Op-Ed: I Am Committed To Passing Health Care Reform
As someone whose family includes doctors who count many Utahns as patients and as a father who wants a healthy future for his children, I have a deep commitment to passing comprehensive, deficit-neutral health care reform. Such an overhaul should lower costs for Utah families and businesses, increase the quality of care provided and expand access for every American.
The president has said he will not sign a health care bill that 1) adds to the deficit and 2) fails to lower the excessive growth of long term health costs. I share those goals. According to the non-partisan Congressional Budget Office, the bill recently considered by the House Energy and Commerce Committee fails on both counts.
Skyrocketing health care costs are straining family budgets, threatening the survival of small businesses and exploding our national deficit. Even Utahns with good insurance coverage know they are paying more and more in premiums, deductibles, and co-payments and they are getting less and less. Over the past nine years, premiums have doubled -- rising at twice the rate of wages.
Health care spending now consumes 30 percent more of state and local budgets than it did 20 years ago -- leaving less money for things like schools and public safety and increasing pressure to raise taxes. Costs are staggering for companies in Utah such as 1-800-Contacts, who, despite the challenge, continues to do the right thing by providing insurance benefits to hundreds of
The same is true for our country as a whole. Health care costs are the number one driver of our long-term deficits, which is why achieving health care reform is the single most important thing we can do for our nation's long-term fiscal health.
The status quo is unsustainable and unacceptable. Inaction is not an option.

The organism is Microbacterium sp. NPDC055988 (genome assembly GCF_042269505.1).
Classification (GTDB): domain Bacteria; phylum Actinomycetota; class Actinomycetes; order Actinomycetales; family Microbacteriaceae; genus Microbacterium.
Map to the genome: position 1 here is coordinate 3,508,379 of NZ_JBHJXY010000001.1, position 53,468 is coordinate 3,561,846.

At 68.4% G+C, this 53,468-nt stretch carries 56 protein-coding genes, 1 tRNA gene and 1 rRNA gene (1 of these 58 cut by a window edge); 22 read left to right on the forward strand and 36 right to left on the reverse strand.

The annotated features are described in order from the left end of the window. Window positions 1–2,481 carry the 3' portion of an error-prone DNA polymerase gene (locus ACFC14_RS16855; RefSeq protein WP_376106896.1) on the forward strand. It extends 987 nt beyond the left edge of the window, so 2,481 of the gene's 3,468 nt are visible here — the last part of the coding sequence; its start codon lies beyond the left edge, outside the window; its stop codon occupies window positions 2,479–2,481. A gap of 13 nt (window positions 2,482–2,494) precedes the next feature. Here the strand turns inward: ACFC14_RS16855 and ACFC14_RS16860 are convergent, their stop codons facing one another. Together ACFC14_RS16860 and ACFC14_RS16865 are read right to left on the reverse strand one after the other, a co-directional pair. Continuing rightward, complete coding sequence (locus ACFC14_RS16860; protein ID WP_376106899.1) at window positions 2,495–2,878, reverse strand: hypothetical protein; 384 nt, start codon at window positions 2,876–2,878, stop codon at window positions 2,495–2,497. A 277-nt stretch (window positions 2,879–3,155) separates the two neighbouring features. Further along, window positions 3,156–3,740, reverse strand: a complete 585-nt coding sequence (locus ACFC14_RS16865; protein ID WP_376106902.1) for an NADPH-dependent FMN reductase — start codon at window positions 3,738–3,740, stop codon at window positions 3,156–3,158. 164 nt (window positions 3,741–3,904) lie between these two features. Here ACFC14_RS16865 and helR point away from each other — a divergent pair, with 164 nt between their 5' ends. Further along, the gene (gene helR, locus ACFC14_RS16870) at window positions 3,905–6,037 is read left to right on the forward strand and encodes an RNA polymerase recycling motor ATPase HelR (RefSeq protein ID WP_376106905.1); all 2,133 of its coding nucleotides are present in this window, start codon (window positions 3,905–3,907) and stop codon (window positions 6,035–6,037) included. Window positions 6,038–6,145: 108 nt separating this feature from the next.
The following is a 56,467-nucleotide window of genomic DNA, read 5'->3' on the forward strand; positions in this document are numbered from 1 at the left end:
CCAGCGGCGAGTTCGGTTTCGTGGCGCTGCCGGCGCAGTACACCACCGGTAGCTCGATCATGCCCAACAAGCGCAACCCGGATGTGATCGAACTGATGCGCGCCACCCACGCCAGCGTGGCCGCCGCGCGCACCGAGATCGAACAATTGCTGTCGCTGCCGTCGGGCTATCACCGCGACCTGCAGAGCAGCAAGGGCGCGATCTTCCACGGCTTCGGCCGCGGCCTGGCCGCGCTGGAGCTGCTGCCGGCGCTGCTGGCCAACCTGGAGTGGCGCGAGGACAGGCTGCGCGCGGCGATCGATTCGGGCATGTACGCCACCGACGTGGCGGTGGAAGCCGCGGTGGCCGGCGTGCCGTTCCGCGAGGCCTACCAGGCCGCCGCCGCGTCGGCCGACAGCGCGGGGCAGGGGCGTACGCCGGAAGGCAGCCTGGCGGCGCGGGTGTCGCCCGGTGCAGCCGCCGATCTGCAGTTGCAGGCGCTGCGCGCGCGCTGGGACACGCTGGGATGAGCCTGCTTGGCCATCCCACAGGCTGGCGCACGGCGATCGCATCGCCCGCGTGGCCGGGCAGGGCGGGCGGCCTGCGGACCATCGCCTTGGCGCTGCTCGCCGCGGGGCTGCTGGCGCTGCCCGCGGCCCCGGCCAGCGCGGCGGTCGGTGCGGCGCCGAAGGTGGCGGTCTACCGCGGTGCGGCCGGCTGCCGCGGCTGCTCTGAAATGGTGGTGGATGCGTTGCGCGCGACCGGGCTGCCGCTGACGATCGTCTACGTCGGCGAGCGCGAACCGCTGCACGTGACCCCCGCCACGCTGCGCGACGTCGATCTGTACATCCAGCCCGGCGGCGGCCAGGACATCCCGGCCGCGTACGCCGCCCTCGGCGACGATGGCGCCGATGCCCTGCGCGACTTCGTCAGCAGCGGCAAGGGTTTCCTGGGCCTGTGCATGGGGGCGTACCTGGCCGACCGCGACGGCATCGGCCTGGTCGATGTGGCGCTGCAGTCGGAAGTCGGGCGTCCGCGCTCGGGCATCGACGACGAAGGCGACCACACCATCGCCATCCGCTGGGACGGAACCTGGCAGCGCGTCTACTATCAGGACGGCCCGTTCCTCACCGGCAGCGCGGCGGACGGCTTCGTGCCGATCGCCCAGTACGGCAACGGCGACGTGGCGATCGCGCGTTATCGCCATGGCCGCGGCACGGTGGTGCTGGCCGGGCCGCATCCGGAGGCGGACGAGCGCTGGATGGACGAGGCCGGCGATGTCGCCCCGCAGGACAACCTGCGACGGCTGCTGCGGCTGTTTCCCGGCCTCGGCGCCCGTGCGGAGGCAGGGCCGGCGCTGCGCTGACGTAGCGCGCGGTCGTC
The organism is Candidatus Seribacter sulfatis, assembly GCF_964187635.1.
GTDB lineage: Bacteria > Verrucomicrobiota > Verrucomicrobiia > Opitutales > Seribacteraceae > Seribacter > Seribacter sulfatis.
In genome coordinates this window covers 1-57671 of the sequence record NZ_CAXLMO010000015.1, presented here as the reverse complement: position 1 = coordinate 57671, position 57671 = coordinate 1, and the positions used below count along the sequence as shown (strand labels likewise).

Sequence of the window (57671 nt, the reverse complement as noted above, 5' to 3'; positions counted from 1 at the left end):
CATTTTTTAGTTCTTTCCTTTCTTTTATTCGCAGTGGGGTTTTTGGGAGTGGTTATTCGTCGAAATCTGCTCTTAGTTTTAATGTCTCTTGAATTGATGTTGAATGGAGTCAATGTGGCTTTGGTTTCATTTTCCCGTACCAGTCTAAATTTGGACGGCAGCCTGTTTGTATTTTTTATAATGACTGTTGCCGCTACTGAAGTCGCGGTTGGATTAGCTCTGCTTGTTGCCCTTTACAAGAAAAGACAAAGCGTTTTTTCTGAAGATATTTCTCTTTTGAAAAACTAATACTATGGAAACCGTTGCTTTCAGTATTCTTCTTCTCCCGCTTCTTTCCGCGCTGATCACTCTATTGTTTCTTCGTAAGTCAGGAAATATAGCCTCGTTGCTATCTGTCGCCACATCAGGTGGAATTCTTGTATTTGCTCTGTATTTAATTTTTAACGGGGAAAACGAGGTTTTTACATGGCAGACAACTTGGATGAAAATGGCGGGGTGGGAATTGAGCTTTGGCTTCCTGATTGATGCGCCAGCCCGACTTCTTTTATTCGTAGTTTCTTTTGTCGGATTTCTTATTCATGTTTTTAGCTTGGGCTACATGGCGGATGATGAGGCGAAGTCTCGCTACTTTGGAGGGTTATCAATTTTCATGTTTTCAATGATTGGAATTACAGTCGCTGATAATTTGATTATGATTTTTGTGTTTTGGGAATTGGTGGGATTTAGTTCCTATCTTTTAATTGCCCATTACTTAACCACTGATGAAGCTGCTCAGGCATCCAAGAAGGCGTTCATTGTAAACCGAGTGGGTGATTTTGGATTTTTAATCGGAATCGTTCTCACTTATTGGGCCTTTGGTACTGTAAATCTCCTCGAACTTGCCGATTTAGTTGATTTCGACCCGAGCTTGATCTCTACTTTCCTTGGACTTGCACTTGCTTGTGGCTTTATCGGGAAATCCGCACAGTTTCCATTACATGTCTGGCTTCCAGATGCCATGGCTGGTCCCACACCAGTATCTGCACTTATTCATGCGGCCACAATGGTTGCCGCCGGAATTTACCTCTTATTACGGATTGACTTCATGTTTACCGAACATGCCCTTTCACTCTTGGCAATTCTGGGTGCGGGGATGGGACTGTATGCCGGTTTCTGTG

But to preserve what is best about our system, we have to fix what is broken. If we don't contain explosive costs, everyone's insurance will be in jeopardy. Premiums will continue to rise, benefits will erode and the number of uninsured -- including the current 298,000 uninsured Utahns -- will swell.
There are health care reform bills being debated in a number of House and Senate committees. In my committee, House Energy and Commerce, I proposed substantive ideas about how to write bipartisan, common-sense, responsible health care reform legislation. Some of my changes were incorporated before the committee voted but several key concerns haven't yet been addressed.
My view is that in order to get real cost savings, we must reform the incentives of a system that automatically equates more expensive care with better care. Utah has been at the forefront of health information technology innovation and the development of practices which improve the quality of care and reduce costs. National health care reform should build on Utah's example.
We also need to align incentives for doctors and hospitals so that they're reimbursed based on the quality of care they provide, not on how many tests or procedures they prescribe. A third of the $2 trillion spent on health care in this country goes toward administrative costs, not to patient care. We must cut down on fraud, waste and abuse and create a more efficient, less bureaucratic system.
There is broad consensus that Americans currently without insurance be provided an opportunity to receive affordable coverage -- not only because it's the right thing to do, but also because when people without insurance have to be treated in the emergency room, we all end up paying for it. Insurers should not be able to deny coverage based on pre-existing conditions, should not be able to hike premiums when people become ill, and should invest in prevention and wellness programs.
Because the issue of health care reform is so complex and the imperative to get it right is so strong, I believe it is worth taking the necessary time to debate, amend, review and discuss with my constituents, any comprehensive bill. We can do this and bring affordability, stability and better health to all of us.